Network and Information Security Directive (NIS)

In December, EU institutions agreed the details of an EU wide cyber-security directive; the first of its kind. The Network and Information Security Directive (NIS Directive) is intended to strengthen and improve the resilience of network and information systems in Europe.

A significant number of businesses and individuals are reliant on digital technologies, networks and services to conduct their day-to-day life. Given the ever-present nature of cross-border commerce, cybersecurity incidents can have a major impact on companies, and consequently, Europe’s wider economy. The NIS Directive hopes to minimise this effect by implementing a more secure and consistent system which EU sectors can rely on.

What is the Directive?
The Directive’s key provisions can be split into two areas. Firstly, the EU aims to impose a minimum level of security for digital technologies, networks and services across all EU Member States. Businesses that are subject to the NIS Directive will be required to put in place appropriate measures to protect networks and data against cyber security incidents.

Secondly, incidents having a serious impact on the security of core services provided will have to be reported to the competent national authority. The national authority may require that the public be informed of the incident but an announcement will not be mandatory under the NIS Directive. The national authority should consider the wider public interest when coming to this decision.

Who is caught under the Directive?
According to the various statements released by the EU institutions, a two-tiered framework will exist under the NIS Directive, catching both ‘Essential Services’ and ‘Digital Service Providers’. 

Essential Services
The Directive lists a number of critical services in which operators of essential services are active, such as energy, transport, finance and health – more will be included in the Directive. Within these sectors, Member States will have to identify concrete “operators of essential services” using the following criteria:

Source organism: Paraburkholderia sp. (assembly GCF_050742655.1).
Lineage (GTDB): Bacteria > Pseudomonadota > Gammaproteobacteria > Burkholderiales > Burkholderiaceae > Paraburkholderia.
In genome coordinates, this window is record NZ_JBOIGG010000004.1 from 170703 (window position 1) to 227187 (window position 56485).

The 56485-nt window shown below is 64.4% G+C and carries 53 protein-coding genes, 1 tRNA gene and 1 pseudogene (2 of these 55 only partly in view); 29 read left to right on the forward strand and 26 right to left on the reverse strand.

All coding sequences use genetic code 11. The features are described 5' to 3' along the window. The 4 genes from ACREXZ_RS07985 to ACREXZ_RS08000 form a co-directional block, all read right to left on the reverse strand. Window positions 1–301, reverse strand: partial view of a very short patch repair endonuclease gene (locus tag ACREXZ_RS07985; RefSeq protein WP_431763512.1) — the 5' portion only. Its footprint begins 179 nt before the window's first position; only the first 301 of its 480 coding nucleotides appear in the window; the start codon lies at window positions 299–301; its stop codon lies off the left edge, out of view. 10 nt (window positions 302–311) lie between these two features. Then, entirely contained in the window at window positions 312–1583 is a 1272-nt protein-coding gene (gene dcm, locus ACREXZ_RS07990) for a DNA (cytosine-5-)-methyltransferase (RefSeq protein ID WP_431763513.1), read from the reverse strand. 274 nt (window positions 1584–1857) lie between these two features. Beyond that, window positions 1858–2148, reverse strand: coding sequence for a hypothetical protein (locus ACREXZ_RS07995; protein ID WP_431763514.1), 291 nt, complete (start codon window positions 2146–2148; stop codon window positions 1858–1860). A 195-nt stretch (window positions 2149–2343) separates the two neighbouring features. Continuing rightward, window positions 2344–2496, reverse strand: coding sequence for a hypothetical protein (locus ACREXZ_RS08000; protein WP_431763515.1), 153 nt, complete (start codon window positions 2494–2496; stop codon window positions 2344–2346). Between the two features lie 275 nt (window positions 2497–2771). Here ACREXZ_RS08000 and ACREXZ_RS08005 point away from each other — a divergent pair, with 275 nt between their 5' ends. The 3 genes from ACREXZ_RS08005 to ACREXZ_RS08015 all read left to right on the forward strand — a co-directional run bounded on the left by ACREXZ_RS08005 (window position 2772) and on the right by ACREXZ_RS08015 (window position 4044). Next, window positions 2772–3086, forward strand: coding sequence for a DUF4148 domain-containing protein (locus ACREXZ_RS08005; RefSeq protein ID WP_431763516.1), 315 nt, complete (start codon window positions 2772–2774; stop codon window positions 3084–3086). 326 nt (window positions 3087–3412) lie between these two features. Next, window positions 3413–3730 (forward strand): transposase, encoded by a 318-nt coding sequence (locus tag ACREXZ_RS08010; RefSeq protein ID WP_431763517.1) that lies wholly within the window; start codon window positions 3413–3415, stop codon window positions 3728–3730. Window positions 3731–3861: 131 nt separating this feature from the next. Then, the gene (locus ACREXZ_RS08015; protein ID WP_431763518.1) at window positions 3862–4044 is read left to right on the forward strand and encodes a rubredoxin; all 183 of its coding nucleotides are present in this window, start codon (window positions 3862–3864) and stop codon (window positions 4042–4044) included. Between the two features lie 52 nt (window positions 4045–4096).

• whether the service is critical for society and the economy;
  • whether it depends on network and information systems; and
  • whether an incident could have significant disruptive effects on its provision or public safety.

Digital Service Providers
Digital service Providers, including cloud computing providers, search engines and online marketplaces will also be subject to the NIS Directive. However, initial suggestions point towards a lighter regime than operators of essential services.

Both will be expected to comply with the NIS Directive to some degree.

What’s next?
After the official text of the NIS Directive is published, it will need to be signed by the Presidents of Parliament and the Council, followed by a publication in the Official Journal. Member States will then have 21 months to implement this Directive into their national laws and 6 months more to identify operators of essential services.

Contact our experts for further advice

Beverley Flynn

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